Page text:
By Robert V. Levine
Two Paths to Persuasion
Triggers and Fixed Action Patterns
The Source of Persuasion: The Triad of Trustworthiness
Manipulating the Perception of Trustworthiness
Testimonials and Endorsement
Presenting the Message as Education
Word of Mouth
Other Tricks of Persuasion
Commitment and Consistency
A Door in the Face
And That’s Not All!
The Sunk Cost Trap
Scarcity and Psychological Reactance
Defending Against Unwelcome Persuasion
- Book: Ariely, D. (2008). Predictably irrational. New York, NY: Harper.
- Book: Cialdini, R. B. (2008). Influence: Science and practice (5th ed.). Boston, MA: Allyn and Bacon.
- Book: Gass, R., & Seiter, J. (2010). Persuasion, social influence, and compliance gaining (4th ed.). Boston, MA: Pearson.
- Book: Kahneman, D. (2012). Thinking fast and slow. New York, NY: Farrar, Straus & Giroux.
- Book: Levine, R. (2006). The power of persuasion: how we\'re bought and sold. Hoboken, NJ: Wiley
- Book: Tavris, C., & Aronson, E. (2011). Mistakes were made (but not by me). New York, NY: Farrar, Straus & Giroux.
- Student Video 1: Kyle Ball and Brandon Do's 'Principles of Persuasion'. This is a student-made video highlighting 6 key principles of persuasion that we encounter in our everyday lives. It was one of the winning entries in the 2015 Noba Student Video Award.
- Student Video 2: 'Persuasion', created by Jake Teeny and Ben Oliveto, compares the central and peripheral routes to persuasion and also looks at how techniques of persuasion such as Scarcity and Social Proof influence our consumer choices. It was one of the winning entries in the 2015 Noba Student Video Award.
- Student Video 3: 'Persuasion in Advertising' is a humorous look at the techniques used by companies to try to convince us to buy their products. The video was created by the team of Edward Puckering, Chris Cameron, and Kevin Smith. It was one of the winning entries in the 2015 Noba Student Video Award.
- Video: A brief, entertaining interview with the celebrity pickpocket shows how easily we can be fooled. See A Pickpocket’s Tale at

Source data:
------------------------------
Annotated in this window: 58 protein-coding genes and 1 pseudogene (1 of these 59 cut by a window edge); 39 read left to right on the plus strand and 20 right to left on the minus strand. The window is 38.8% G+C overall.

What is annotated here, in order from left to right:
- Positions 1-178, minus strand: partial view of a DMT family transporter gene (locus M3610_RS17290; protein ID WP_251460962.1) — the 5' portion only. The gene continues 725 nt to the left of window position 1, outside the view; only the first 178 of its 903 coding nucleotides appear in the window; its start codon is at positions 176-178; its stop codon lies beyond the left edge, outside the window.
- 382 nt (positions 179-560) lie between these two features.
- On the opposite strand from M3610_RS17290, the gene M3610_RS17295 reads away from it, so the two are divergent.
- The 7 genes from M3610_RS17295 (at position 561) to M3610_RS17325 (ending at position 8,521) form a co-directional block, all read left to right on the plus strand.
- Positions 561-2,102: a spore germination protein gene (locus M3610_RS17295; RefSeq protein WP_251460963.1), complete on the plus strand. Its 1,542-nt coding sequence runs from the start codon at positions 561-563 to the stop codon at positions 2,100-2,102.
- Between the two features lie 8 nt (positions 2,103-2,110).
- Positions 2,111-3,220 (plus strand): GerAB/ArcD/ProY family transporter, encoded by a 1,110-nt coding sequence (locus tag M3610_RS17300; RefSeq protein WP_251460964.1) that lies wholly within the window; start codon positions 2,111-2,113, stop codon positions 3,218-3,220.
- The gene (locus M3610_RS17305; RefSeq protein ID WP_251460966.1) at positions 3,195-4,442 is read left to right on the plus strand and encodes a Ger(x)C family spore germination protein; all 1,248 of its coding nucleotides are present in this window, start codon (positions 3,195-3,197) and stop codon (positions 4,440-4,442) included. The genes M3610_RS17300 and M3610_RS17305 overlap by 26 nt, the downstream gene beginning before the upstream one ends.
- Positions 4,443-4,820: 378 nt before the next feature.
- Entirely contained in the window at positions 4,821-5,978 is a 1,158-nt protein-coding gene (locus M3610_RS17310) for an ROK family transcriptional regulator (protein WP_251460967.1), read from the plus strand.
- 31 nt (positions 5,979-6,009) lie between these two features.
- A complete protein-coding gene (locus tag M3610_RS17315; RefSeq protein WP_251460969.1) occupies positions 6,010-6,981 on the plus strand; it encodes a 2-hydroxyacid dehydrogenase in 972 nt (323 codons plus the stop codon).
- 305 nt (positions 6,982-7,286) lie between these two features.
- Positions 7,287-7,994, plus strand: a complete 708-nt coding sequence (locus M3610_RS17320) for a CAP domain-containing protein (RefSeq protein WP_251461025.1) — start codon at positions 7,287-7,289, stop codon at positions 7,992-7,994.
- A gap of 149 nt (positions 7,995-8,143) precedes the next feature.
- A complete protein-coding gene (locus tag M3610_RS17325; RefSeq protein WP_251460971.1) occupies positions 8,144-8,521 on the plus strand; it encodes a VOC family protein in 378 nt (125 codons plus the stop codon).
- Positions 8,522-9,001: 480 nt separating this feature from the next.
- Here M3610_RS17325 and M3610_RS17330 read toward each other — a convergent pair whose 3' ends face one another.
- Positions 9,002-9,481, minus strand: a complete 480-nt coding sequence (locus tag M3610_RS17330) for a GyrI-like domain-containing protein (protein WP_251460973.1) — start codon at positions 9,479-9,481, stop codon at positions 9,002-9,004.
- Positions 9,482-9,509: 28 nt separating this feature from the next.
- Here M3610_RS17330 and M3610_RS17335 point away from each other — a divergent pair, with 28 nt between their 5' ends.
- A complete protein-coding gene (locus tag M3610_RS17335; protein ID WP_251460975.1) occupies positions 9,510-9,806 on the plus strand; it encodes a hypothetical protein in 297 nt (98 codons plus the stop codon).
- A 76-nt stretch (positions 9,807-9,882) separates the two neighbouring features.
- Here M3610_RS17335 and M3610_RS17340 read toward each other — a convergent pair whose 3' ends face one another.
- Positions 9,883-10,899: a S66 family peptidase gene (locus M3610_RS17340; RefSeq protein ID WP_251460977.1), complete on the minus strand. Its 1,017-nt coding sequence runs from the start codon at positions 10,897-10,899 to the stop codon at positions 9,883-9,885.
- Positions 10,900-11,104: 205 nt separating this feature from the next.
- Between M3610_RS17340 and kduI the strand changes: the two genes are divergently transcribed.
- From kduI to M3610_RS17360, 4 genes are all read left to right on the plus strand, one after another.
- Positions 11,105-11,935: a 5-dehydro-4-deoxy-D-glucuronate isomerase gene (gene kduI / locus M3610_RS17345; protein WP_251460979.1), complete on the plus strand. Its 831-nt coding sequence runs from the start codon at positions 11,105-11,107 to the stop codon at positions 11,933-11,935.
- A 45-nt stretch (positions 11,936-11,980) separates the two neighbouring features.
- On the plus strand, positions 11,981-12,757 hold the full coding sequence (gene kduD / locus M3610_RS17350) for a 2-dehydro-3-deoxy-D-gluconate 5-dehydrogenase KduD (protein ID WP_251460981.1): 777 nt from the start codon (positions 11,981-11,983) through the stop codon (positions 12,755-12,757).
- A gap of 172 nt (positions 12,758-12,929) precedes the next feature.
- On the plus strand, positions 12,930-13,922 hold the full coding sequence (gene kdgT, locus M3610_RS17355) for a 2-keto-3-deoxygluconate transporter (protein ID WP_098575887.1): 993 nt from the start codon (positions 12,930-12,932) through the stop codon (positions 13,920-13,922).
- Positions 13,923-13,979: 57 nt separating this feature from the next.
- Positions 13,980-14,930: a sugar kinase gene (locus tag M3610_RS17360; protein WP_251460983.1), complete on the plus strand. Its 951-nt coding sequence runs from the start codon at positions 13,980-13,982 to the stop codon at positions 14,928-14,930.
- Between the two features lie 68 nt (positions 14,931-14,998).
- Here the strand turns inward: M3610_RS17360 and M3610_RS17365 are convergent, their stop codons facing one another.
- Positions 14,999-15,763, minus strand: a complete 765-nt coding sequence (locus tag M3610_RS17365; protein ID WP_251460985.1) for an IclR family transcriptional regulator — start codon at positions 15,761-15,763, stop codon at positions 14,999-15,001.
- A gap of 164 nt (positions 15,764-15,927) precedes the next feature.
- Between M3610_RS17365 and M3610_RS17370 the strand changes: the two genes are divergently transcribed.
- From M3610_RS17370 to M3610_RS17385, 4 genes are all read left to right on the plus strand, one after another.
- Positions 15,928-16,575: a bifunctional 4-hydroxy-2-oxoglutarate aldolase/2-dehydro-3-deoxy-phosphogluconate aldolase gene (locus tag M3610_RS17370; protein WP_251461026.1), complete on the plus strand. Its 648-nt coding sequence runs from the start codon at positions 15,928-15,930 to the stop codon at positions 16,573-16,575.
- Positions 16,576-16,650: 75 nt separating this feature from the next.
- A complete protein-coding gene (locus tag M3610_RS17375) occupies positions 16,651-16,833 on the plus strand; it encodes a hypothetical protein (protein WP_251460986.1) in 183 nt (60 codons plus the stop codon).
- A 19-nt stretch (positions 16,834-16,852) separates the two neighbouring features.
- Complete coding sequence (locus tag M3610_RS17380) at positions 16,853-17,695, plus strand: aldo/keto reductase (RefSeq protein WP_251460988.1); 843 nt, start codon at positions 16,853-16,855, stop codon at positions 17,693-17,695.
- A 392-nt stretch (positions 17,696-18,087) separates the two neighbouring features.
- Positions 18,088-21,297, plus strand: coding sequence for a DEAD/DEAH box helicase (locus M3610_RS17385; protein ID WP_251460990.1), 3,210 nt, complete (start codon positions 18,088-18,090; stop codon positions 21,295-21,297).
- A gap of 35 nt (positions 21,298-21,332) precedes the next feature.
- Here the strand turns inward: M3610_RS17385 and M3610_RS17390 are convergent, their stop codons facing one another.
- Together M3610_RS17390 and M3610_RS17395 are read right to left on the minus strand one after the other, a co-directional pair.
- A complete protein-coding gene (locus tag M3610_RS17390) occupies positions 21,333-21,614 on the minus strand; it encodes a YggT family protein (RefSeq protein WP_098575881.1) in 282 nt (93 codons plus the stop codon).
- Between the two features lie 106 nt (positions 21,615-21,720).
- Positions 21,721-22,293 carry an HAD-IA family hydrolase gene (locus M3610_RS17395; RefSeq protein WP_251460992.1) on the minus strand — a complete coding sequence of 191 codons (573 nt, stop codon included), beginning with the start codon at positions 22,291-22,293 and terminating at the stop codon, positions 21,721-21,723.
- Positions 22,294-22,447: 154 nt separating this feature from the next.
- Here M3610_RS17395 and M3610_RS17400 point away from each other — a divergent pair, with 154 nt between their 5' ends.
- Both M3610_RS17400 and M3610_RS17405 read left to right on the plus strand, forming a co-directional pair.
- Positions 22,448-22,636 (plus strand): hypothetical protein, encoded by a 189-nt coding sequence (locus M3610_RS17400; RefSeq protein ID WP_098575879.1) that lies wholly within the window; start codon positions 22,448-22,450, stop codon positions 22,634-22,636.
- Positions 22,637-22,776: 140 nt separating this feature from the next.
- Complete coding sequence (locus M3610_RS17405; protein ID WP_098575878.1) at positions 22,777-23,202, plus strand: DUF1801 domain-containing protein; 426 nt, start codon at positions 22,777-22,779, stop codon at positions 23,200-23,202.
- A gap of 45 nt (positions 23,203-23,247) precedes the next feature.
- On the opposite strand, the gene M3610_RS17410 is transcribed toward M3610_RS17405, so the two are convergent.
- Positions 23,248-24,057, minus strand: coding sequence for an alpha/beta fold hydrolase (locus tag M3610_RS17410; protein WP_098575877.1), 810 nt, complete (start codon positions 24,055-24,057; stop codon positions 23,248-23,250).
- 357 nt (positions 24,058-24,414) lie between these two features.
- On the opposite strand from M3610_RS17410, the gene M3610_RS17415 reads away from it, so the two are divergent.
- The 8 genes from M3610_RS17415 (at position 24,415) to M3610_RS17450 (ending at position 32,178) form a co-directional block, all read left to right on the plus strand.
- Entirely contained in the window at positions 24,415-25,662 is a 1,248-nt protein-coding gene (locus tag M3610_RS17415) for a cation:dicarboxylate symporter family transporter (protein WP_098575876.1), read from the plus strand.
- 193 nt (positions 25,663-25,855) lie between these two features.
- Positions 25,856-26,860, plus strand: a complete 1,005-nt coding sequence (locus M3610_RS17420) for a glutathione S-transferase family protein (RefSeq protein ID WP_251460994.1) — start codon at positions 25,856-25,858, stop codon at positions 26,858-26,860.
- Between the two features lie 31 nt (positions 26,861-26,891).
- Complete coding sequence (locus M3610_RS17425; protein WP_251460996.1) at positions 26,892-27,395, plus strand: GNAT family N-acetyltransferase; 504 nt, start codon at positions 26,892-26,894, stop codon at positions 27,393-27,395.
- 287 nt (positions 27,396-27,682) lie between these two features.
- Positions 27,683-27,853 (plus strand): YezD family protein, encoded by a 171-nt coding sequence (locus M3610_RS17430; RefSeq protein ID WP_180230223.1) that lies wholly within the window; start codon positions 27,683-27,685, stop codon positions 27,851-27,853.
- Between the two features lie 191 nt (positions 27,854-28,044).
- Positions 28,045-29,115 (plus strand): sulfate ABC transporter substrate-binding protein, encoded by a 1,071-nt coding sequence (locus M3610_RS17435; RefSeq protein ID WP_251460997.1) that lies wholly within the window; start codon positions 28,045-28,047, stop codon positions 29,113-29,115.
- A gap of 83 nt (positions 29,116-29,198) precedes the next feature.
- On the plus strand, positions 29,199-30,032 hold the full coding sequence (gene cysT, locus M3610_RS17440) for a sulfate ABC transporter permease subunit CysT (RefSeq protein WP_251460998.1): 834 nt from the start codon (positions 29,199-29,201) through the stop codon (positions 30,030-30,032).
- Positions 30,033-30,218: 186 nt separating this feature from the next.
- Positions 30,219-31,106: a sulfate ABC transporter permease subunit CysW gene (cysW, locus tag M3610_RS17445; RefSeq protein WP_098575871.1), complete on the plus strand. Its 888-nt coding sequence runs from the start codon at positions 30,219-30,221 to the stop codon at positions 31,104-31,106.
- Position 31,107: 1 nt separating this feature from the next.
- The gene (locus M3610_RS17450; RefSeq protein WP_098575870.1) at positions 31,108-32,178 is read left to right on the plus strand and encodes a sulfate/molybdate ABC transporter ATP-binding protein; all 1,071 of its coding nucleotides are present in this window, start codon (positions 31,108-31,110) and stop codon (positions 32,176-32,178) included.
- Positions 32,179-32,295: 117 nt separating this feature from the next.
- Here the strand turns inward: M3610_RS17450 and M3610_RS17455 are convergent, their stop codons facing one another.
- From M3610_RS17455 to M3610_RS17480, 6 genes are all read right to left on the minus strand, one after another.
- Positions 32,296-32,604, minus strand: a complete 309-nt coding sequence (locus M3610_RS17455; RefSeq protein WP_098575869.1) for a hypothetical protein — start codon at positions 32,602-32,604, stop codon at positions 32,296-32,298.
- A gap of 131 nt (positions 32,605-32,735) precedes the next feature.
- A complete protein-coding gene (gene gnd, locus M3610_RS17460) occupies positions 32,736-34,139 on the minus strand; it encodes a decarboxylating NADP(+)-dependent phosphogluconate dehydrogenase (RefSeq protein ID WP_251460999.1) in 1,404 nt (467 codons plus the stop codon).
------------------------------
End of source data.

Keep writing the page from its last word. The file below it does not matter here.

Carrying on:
- Video: Cults employ extreme versions of many of the principles in this module. An excellent documentary tracing the history of the Jonestown cult is the PBS “American Experience” production, Jonestown: The Life and Death of Peoples Temple at
- Video: Philip Zimbardo’s now-classic video, Quiet Rage, offers a powerful, insightful description of his famous Stanford prison study
- Video: The documentary Outfoxed provides an excellent example of how persuasion can be masked as news and education.
- Video: The video, The Science of Countering Terrorism: Psychological Perspectives, a talk by psychologist Fathali Moghaddam, is an excellent introduction to the process of terrorist recruitment and thinking
- Central route to persuasion
- Persuasion that employs direct, relevant, logical messages.
- Fixed action patterns (FAPs)
- Sequences of behavior that occur in exactly the same fashion, in exactly the same order, every time they are elicited.
- Foot in the door
- Obtaining a small, initial commitment.
- Gradually escalating commitments
- A pattern of small, progressively escalating demands is less likely to be rejected than a single large demand made all at once.
- Mental shortcuts that enable people to make decisions and solve problems quickly and efficiently.
- Peripheral route to persuasion
- Persuasion that relies on superficial cues that have little to do with logic.
- Psychological reactance
- A reaction to people, rules, requirements, or offerings that are perceived to limit freedoms.
- Social proof
- The mental shortcut based on the assumption that, if everyone is doing it, it must be right.
- The norm of reciprocity
- The normative pressure to repay, in equitable value, what another person has given to us.
- The rule of scarcity
- People tend to perceive things as more attractive when their availability is limited, or when they stand to lose the opportunity to acquire them on favorable terms.
- The triad of trust
- We are most vulnerable to persuasion when the source is perceived as an authority, as honest and likable.
- Trigger features
- Specific, sometimes minute, aspects of a situation that activate fixed action patterns.